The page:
Open AI’s ‘Critique-Writing’ Model To Describe Flaws In Summaries Can Be Used To Scale The Supervision Of Machine Learning Systems To Tasks That Are Difficult For Humans To Evaluate Directly

Future AI systems that accomplish extremely complex jobs will be guided by human purpose. Models may then learn to provide outputs that appear suitable to humans but contain faults overlooked. On the other hand, humans have difficulty appraising tough jobs, such as finding every problem in a codebase or every factual error in a lengthy essay. Several prior efforts to align language models have used human evaluations as a training signal.

It takes a lot of effort to read a whole book, but humans who are given chapter summaries have an easier time analyzing a book summary. To address this issue, researchers intend to teach AI assistants to assist people in providing feedback on complex jobs. These assistants should point out faults, explain what’s going on, and answer questions from people.

Researchers gathered their dataset of over 6,000 subject inquiries and summaries on over 2,000 different texts as proof of concept. The sections are drawn from a database of short stories, Wikipedia articles, and web articles (mainly news) gathered from the internet. When encoded using the GPT-2 tokenizer, most jobs were generated from short texts with less than 2,048 characters. They also gathered some non-training challenges based on texts with up to 4,096 tokens. These models will aid human assessors and will be used to investigate the scaling features of critique writing.

Experiments with the help of artificial intelligence


They show labels eight model-written criticisms of each summary, with a control group that receives no aid, to assess how valuable models are for evaluation assistance. They use topic-based outlines from three different sources: written by their models, humans, and people with significant but minor faults.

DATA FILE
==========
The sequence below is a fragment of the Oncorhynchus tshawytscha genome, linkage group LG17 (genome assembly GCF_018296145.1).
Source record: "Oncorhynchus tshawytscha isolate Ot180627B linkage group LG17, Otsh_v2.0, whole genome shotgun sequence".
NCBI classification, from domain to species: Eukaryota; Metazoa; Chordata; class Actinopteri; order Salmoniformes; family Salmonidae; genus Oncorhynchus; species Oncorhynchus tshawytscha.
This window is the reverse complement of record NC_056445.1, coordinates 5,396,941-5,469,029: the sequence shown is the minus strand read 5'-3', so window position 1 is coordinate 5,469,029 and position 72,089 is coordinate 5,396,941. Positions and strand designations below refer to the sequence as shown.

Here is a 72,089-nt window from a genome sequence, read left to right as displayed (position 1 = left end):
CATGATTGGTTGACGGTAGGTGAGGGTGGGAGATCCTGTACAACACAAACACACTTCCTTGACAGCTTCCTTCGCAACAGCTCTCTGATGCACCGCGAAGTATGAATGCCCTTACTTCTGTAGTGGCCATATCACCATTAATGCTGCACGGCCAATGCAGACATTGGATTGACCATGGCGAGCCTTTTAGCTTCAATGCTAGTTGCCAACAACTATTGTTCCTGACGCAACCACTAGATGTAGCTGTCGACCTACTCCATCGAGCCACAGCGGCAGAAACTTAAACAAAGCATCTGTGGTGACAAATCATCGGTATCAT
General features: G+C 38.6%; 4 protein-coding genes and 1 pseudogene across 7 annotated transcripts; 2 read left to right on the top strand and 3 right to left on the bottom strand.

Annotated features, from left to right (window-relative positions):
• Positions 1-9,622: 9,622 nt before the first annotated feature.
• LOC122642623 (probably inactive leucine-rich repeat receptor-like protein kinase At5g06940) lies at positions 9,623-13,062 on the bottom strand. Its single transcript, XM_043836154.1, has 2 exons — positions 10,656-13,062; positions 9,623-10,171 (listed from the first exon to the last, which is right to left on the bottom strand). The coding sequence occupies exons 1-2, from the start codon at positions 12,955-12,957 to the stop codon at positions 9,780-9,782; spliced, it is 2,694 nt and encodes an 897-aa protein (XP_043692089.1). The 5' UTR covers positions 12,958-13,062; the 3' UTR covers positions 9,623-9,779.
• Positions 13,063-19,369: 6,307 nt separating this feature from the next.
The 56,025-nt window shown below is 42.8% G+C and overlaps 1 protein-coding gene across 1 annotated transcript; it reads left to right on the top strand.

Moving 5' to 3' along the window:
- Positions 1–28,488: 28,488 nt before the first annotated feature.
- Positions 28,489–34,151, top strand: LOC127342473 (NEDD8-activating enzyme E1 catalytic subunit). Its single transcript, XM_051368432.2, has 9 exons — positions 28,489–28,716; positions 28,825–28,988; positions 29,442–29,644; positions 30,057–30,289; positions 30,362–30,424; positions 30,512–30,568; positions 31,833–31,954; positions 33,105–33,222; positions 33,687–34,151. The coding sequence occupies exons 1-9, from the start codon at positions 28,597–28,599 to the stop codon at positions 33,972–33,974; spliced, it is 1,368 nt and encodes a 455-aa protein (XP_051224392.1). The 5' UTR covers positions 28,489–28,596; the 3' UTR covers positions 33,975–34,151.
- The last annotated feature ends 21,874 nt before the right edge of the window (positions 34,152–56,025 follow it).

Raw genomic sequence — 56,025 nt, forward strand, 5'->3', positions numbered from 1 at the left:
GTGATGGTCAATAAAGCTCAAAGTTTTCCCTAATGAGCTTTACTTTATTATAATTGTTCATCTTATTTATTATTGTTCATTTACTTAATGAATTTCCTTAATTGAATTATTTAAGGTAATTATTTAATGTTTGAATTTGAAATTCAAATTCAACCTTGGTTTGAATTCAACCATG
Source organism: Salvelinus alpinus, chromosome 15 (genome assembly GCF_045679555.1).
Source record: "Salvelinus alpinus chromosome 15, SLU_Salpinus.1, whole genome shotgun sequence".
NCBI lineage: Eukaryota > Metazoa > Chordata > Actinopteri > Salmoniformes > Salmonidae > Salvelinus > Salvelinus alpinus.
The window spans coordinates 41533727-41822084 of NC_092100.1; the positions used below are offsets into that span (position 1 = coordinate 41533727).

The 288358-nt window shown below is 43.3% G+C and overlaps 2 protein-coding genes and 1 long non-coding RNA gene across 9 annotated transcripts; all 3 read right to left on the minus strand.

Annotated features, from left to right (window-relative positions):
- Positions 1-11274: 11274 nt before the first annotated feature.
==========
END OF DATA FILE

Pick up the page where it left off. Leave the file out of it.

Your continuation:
Researchers also discovered that, unlike tiny models, huge models could directly enhance their outputs by applying self-critiques. Models who receive better criticisms make more progress than those who receive poor critiques or none.

Do models share everything they know with us?

Researchers want models to communicate any problems they “know about” to provide the best evaluation support on challenging assignments. Can a model give an honest critique that people comprehend whenever it accurately predicts that a response is incorrect?

This is especially crucial when supervising models that may try to deceive human supervisors or hide facts. They want to train equally intelligent help models to identify what humans miss.

Unfortunately, researchers discovered that models are better at discriminating than analyzing their responses, implying that they are aware of some issues that they are unable or unwilling to communicate. Furthermore, for larger models, the difference between discriminating and critique abilities did not appear to be narrow. For the alignment research, closing this gap is a principal focus.

Topic-based summarization is the base task that is identical to or interchangeable with query-based and question-focused summarization. Instead of attempting to summarize the entire text, topic-based summarization focuses on a particular aspect of the text.

Steps to take next

A significant disadvantage of this study is that topic-based summarization is not a difficult task: humans comprehend it well and can evaluate a summary in around 10 minutes. They deal with jobs that are far more difficult for humans to assess to better grasp the boundaries of AI-assisted evaluation.

Nonetheless, these findings give us hope that they may be able to train models to provide people with user input. Starting with the work on discussion and recursive reward modeling is a fundamental pillar of the alignment method. In the long run, researchers hope to create assistants that can be trusted to perform all of the cognitive work associated with evaluation, allowing humans to focus on communicating their preferences.

This Article is written as a summary article by Marktechpost Staff based on the paper 'Self-critiquing models for assisting human evaluators'. All Credit For This Research Goes To Researchers on This Project. Checkout the paper, dataset and blog post.

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